Finally when day three rolled around I thought hey, I’ve got this breastfeeding thing down. No pain, Case seems to be latching well and we’re fine. Or so I thought. That’s the thing with breastfeeding, it tricks you. Just when you think you’ve got it, it turns ugly. It was from here that I started to notice the “issues” beginning. I was gutted that I wasn’t producing enough milk for my hungry baby, I felt like I was failing her by not being able to provide her the food she needed… cue midwife action once again.

Here I received an abundance of suggestions from every midwife I saw, including their various feeding methods. Hubby and I were taught by one midwife how to “cup feed” which is exactly as it sounds – you express milk or use formula in a teeny tiny cup and baby laps the milk up with their tongue. When the next midwife was rostered on we were then told to “supply feed” whereby we used a syringe with a small hose that was inserted it into Casey’s mouth while I breastfed her. Although finicky the main benefit of supply feeding is that it stimulates supply and you are able to feed on the breast at the same time. And finally, of course there was bottle feeding.

Over the course of three nights in hospital and two in Birthcare, we would have seen over a dozen midwives, someone for the hearing test, another for the PKU test, another taught us how to bath our baby, we saw our surgeon, two midwives came to visit that I’d met with over my pregnancy, plus a lactation consultant (who said Casey may have a tongue tie which could hinder feeding), and basically we became inundated with advice. By the end of the five nights I had cracked nipples that bled, next to no sleep, a milk supply that still hadn’t come in, a baby that was hungry, and I was still as confused as ever.

I wanted to do the best by my child but how would I know which advice to take considering there were so many conflicting factors? Don’t feed formula as “breast is best” – but what if my baby isn’t getting what she needs from me? Don’t bottle feed as it can cause latching issues on the boob – but if I need a break (let’s face it we all do), I don’t expect others to try supply feed from their finger? Don’t use shields as they too can cause latch issues – but my nipples are so painful I don’t even want to feed?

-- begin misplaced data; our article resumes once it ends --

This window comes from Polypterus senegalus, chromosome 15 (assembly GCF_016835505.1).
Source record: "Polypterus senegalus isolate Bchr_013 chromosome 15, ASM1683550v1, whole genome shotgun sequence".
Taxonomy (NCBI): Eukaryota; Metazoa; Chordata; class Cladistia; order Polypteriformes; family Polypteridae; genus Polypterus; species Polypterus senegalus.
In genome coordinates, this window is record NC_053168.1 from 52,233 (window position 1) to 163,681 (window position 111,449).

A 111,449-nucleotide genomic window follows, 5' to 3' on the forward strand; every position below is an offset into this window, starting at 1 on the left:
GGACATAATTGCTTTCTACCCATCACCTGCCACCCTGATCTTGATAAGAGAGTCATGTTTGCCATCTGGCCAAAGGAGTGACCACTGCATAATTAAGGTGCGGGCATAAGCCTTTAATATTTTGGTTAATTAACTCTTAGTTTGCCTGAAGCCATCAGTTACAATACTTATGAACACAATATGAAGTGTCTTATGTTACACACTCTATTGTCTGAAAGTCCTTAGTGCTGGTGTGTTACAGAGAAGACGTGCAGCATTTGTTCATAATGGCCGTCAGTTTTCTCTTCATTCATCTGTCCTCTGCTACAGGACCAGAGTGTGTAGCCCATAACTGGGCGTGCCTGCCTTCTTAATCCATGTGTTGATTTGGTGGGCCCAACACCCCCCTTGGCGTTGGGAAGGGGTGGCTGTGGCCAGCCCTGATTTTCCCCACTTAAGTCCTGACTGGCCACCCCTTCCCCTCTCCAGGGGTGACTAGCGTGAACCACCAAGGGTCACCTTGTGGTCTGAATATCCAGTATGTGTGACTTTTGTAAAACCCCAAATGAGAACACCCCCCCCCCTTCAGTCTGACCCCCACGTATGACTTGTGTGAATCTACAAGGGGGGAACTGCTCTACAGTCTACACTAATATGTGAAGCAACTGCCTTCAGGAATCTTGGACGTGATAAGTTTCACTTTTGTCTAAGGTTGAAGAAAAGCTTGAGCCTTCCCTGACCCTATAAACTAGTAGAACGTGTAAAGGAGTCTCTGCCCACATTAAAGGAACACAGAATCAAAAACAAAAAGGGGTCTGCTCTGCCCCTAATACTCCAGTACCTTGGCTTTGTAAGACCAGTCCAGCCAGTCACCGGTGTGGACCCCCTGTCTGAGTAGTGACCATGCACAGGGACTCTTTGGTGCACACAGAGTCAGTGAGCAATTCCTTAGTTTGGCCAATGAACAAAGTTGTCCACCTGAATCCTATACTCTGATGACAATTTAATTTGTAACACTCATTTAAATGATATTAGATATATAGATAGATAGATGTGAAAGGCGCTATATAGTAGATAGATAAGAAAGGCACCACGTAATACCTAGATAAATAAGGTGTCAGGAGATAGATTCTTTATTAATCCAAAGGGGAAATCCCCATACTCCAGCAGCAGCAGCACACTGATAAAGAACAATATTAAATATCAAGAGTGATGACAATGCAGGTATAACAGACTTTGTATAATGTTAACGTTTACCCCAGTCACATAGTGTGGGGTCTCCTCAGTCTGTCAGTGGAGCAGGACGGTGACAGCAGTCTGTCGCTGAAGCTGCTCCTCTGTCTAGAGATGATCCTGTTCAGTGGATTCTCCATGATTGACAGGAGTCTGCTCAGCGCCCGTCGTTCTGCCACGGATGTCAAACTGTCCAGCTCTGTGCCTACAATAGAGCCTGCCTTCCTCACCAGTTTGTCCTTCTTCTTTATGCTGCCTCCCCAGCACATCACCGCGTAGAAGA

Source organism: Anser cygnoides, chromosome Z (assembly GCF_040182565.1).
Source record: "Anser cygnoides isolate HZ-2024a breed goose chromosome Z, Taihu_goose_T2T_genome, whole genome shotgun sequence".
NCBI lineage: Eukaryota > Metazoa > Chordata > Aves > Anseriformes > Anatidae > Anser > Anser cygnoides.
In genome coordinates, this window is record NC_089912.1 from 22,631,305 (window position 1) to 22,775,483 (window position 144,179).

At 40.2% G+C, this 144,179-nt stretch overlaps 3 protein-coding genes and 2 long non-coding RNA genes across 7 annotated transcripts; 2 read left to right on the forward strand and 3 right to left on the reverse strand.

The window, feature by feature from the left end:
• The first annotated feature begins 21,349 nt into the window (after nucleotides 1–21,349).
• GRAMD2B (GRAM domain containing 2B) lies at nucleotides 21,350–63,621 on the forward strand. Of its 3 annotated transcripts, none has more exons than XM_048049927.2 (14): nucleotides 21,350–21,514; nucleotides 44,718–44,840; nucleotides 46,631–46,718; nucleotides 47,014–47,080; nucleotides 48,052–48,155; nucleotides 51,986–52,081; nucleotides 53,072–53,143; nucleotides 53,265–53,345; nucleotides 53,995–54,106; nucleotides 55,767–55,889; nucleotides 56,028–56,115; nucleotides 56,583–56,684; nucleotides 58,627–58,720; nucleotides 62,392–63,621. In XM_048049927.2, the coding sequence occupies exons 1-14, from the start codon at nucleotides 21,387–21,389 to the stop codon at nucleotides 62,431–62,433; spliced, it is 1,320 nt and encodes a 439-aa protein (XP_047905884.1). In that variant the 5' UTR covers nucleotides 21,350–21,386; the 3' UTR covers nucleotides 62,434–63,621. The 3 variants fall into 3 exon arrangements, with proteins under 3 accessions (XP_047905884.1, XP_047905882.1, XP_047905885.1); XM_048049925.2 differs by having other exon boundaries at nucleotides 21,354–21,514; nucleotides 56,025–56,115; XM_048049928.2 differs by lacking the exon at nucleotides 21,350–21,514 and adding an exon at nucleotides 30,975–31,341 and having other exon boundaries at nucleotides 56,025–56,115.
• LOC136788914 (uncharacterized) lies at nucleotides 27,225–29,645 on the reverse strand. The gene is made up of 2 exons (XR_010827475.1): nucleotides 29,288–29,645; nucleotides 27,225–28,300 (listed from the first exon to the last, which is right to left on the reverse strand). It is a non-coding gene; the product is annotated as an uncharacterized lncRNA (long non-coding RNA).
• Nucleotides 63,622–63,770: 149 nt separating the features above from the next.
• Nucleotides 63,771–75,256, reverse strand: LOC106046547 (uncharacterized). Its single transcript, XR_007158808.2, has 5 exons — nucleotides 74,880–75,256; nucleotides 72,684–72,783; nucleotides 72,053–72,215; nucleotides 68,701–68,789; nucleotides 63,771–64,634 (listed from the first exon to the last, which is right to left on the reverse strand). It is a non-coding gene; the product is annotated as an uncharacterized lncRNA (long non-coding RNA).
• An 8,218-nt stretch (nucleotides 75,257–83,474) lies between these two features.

After a week my milk still hadn’t come in and I started taking domperidome,  a medication which is meant to increase milk supply. Casey would feed for hours, one stint where I fed almost constantly for seven hours straight. I was exhausted, emotionally drained, felt overwhelmed, and Case was still hungry. I remember texting my Mum and she came down that morning after I’d been up most of the night. When she opened the door I broke down in her arms, saying “I can’t do this”. If there was ever a low point, that was it.

From there I went and had Casey’s tongue tie cut and saw another lactation consultant. I was shown a different way to breastfeed, it was much more comfortable and Case seemed to be feeding well. I felt empowered, like I could finally do this and get on with enjoying my baby girl. Unfortunately not even a week later and it was back to an unhappy baby who was always hungry.